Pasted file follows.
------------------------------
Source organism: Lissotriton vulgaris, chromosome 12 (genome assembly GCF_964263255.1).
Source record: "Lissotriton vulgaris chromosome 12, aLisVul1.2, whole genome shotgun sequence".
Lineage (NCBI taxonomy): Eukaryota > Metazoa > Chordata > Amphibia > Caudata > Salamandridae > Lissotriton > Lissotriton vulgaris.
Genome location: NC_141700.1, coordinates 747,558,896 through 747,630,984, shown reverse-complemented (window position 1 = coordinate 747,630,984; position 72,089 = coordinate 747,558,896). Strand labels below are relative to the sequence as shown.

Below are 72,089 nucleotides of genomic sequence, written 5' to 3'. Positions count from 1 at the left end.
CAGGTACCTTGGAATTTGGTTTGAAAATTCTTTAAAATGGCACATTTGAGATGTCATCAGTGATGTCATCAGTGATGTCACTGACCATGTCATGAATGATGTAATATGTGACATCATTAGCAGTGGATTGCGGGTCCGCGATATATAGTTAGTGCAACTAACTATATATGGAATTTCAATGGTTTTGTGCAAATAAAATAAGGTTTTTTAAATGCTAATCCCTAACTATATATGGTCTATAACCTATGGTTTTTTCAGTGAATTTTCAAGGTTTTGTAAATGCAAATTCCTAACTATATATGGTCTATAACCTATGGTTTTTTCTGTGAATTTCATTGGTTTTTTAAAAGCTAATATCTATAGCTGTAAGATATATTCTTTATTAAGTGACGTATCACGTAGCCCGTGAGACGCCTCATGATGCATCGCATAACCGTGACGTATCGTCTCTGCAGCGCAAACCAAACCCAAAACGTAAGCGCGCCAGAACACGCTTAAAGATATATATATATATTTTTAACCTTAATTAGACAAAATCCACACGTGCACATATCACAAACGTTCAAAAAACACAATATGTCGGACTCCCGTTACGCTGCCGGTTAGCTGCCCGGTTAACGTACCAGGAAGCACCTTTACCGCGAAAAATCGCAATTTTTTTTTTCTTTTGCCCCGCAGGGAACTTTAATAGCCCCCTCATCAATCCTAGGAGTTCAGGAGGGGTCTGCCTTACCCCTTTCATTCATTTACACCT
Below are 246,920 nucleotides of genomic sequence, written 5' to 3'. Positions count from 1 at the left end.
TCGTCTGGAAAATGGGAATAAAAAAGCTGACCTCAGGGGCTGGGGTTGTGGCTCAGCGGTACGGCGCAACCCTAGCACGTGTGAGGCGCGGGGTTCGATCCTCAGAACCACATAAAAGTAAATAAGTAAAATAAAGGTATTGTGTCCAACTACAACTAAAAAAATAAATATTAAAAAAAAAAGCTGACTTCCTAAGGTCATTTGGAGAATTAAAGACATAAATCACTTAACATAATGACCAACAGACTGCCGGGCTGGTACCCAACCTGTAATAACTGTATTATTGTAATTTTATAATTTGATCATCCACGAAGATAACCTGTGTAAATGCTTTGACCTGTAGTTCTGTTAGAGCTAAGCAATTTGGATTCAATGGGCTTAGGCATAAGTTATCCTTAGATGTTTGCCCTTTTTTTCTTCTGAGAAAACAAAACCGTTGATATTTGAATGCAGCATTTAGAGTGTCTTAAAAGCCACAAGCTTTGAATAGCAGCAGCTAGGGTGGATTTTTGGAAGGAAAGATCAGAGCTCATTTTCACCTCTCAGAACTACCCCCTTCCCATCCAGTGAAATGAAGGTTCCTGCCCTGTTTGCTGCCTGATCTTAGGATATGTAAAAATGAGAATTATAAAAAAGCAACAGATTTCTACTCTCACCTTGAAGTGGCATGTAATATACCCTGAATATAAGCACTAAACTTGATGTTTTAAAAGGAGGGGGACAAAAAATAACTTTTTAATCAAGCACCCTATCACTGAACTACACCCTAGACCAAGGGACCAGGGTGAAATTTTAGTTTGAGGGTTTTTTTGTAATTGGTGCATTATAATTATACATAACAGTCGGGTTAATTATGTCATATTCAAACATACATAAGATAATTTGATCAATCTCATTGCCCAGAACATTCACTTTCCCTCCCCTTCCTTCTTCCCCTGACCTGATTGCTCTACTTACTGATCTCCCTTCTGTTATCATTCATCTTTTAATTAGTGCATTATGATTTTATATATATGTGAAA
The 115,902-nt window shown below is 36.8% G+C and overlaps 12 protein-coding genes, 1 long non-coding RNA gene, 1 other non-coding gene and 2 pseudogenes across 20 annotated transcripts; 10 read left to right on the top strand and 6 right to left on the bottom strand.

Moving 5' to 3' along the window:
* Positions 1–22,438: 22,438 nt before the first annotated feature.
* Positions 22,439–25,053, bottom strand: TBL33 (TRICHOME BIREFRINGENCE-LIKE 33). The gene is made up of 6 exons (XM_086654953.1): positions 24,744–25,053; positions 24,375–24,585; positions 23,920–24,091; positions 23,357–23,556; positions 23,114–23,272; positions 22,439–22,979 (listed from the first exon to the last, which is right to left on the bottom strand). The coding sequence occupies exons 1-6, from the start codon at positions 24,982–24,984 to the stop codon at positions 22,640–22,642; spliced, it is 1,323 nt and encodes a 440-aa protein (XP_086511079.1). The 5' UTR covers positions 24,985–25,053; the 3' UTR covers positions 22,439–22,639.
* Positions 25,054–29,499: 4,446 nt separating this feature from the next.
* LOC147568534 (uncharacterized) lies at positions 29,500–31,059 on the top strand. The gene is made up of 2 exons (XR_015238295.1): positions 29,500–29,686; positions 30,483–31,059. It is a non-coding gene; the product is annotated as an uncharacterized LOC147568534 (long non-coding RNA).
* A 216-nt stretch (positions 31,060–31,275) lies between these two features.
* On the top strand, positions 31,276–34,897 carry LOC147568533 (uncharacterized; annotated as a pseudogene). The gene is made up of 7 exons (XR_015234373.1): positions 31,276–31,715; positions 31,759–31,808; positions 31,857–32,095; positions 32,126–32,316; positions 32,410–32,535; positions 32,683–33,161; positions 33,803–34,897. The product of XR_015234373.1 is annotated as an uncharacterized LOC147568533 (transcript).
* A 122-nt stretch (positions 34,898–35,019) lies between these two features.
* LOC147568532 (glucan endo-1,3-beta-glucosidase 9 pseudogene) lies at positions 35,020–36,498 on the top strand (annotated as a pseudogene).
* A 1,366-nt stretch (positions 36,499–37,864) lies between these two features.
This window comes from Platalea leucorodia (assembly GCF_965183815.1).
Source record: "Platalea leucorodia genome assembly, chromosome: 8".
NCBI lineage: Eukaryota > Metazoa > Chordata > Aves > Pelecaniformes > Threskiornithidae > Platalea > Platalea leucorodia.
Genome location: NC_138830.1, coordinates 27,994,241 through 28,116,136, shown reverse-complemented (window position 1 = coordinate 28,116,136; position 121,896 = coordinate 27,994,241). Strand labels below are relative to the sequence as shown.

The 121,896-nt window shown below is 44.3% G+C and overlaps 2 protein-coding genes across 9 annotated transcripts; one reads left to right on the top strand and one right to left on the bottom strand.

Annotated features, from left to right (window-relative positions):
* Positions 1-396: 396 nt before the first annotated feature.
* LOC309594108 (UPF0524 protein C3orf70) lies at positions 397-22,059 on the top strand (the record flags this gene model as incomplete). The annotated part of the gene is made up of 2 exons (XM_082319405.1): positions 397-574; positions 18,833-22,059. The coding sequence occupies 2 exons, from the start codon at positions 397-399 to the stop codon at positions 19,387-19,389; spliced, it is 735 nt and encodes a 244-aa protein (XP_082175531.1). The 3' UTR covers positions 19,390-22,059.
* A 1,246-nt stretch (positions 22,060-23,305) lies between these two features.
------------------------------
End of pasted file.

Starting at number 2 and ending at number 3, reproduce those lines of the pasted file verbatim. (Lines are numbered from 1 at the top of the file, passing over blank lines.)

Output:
Source record: "Lissotriton vulgaris chromosome 12, aLisVul1.2, whole genome shotgun sequence".
Lineage (NCBI taxonomy): Eukaryota > Metazoa > Chordata > Amphibia > Caudata > Salamandridae > Lissotriton > Lissotriton vulgaris.